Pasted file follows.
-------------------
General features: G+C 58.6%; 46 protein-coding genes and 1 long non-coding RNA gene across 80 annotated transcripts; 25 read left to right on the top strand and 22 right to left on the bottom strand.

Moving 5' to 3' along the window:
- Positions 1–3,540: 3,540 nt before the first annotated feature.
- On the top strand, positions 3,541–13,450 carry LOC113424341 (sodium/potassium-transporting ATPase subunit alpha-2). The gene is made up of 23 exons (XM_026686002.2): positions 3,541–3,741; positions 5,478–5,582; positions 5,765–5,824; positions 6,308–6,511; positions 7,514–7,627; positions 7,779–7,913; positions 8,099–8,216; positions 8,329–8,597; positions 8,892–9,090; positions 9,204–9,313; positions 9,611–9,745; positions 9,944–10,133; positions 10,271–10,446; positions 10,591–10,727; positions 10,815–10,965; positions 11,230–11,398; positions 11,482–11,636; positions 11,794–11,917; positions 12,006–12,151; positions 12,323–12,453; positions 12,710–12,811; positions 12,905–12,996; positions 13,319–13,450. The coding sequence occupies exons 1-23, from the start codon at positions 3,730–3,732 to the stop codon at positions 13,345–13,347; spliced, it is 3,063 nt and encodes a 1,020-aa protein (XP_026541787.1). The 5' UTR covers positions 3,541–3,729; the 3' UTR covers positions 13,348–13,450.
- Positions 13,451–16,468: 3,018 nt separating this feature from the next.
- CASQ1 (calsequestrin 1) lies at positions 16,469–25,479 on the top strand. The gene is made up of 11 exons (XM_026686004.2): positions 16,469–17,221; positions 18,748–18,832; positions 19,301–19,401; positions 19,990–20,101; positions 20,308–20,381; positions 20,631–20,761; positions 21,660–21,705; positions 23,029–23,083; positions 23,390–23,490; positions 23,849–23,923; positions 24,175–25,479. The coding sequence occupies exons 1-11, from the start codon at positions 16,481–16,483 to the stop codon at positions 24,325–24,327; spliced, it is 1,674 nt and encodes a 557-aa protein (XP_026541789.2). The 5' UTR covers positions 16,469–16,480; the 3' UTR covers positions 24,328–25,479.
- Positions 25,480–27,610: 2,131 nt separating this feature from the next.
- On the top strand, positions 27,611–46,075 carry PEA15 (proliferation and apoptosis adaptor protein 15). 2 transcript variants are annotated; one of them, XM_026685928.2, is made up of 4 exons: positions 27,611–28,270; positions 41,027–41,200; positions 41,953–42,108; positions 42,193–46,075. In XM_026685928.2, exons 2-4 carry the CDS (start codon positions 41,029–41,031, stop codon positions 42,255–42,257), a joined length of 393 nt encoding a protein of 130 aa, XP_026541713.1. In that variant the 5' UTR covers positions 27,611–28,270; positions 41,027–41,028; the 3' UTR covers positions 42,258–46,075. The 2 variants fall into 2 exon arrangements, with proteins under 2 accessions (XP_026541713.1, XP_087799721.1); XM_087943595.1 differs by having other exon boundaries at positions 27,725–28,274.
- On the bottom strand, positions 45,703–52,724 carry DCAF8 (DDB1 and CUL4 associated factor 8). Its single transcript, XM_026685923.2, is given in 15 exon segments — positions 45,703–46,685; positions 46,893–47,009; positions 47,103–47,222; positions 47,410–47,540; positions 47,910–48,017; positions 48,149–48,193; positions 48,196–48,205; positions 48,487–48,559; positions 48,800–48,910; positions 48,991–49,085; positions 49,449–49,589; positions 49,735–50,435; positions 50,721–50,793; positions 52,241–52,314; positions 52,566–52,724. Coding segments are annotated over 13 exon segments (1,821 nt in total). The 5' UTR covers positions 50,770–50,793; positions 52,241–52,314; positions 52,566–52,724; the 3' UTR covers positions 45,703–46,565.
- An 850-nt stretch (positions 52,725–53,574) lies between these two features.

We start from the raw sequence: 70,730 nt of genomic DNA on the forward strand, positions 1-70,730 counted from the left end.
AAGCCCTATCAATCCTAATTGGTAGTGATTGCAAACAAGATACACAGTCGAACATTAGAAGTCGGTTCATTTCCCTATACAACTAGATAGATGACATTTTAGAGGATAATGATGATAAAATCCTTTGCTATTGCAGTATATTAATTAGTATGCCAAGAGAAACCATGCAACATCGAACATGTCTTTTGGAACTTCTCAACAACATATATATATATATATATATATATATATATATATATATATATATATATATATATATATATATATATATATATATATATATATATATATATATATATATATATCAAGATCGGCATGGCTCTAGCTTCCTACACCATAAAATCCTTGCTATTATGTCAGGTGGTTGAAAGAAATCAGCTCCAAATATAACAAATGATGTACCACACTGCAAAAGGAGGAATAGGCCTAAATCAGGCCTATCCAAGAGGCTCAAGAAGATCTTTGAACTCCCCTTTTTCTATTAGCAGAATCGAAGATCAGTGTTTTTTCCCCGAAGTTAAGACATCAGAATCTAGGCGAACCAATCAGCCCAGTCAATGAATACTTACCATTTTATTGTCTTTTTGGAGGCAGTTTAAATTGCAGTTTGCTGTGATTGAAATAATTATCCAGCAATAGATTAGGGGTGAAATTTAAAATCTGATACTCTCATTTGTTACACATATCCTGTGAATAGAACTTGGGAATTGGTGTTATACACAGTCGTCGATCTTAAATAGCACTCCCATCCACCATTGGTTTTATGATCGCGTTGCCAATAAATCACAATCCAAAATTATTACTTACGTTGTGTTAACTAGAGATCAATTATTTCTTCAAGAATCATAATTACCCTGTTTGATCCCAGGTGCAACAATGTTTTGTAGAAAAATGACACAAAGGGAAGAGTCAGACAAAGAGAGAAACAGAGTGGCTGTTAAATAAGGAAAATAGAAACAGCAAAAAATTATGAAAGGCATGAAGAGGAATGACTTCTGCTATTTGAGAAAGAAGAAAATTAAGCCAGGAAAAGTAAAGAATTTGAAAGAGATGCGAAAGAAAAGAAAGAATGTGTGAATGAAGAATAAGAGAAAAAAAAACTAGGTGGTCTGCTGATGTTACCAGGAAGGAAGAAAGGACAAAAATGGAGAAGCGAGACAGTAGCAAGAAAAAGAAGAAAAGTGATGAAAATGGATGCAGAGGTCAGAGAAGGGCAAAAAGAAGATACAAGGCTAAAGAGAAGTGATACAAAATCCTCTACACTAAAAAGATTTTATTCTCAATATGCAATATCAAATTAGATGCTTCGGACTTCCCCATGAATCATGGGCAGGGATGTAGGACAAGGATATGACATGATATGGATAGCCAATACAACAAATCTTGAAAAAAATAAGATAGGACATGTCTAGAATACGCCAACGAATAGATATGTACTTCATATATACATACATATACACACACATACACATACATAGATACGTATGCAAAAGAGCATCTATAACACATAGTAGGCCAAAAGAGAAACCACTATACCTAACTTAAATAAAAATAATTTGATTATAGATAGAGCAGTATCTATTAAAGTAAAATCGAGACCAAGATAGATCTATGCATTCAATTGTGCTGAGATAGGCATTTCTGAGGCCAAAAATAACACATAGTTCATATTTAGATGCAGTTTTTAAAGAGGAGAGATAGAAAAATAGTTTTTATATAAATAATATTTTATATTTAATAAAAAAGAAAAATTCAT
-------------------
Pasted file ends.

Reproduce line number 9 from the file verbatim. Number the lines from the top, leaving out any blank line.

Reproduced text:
- On the bottom strand, positions 45,703–52,724 carry DCAF8 (DDB1 and CUL4 associated factor 8). Its single transcript, XM_026685923.2, is given in 15 exon segments — positions 45,703–46,685; positions 46,893–47,009; positions 47,103–47,222; positions 47,410–47,540; positions 47,910–48,017; positions 48,149–48,193; positions 48,196–48,205; positions 48,487–48,559; positions 48,800–48,910; positions 48,991–49,085; positions 49,449–49,589; positions 49,735–50,435; positions 50,721–50,793; positions 52,241–52,314; positions 52,566–52,724. Coding segments are annotated over 13 exon segments (1,821 nt in total). The 5' UTR covers positions 50,770–50,793; positions 52,241–52,314; positions 52,566–52,724; the 3' UTR covers positions 45,703–46,565.